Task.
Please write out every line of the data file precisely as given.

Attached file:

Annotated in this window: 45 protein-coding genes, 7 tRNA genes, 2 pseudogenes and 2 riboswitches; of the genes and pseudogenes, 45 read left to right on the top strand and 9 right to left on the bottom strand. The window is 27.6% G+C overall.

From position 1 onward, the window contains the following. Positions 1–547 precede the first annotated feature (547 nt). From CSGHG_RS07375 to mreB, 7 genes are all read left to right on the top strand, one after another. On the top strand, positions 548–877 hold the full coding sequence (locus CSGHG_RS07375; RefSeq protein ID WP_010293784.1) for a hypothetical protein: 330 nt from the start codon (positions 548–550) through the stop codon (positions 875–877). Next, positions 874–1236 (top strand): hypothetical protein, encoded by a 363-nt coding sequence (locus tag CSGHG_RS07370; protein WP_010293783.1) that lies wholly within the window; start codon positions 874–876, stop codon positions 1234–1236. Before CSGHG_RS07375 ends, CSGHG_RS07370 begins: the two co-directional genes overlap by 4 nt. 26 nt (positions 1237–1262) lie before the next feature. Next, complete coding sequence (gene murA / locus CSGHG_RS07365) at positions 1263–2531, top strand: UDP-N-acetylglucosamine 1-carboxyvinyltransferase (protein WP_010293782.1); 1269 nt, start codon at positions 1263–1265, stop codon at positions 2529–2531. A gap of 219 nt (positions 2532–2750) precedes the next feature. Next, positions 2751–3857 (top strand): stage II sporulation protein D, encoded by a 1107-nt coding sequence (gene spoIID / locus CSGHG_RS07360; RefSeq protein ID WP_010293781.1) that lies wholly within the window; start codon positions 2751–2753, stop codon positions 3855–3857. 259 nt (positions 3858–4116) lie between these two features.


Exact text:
Annotated in this window: 45 protein-coding genes, 7 tRNA genes, 2 pseudogenes and 2 riboswitches; of the genes and pseudogenes, 45 read left to right on the top strand and 9 right to left on the bottom strand. The window is 27.6% G+C overall.

From position 1 onward, the window contains the following. Positions 1–547 precede the first annotated feature (547 nt). From CSGHG_RS07375 to mreB, 7 genes are all read left to right on the top strand, one after another. On the top strand, positions 548–877 hold the full coding sequence (locus CSGHG_RS07375; RefSeq protein ID WP_010293784.1) for a hypothetical protein: 330 nt from the start codon (positions 548–550) through the stop codon (positions 875–877). Next, positions 874–1236 (top strand): hypothetical protein, encoded by a 363-nt coding sequence (locus tag CSGHG_RS07370; protein WP_010293783.1) that lies wholly within the window; start codon positions 874–876, stop codon positions 1234–1236. Before CSGHG_RS07375 ends, CSGHG_RS07370 begins: the two co-directional genes overlap by 4 nt. 26 nt (positions 1237–1262) lie before the next feature. Next, complete coding sequence (gene murA / locus CSGHG_RS07365) at positions 1263–2531, top strand: UDP-N-acetylglucosamine 1-carboxyvinyltransferase (protein WP_010293782.1); 1269 nt, start codon at positions 1263–1265, stop codon at positions 2529–2531. A gap of 219 nt (positions 2532–2750) precedes the next feature. Next, positions 2751–3857 (top strand): stage II sporulation protein D, encoded by a 1107-nt coding sequence (gene spoIID / locus CSGHG_RS07360; RefSeq protein ID WP_010293781.1) that lies wholly within the window; start codon positions 2751–2753, stop codon positions 3855–3857. 259 nt (positions 3858–4116) lie between these two features.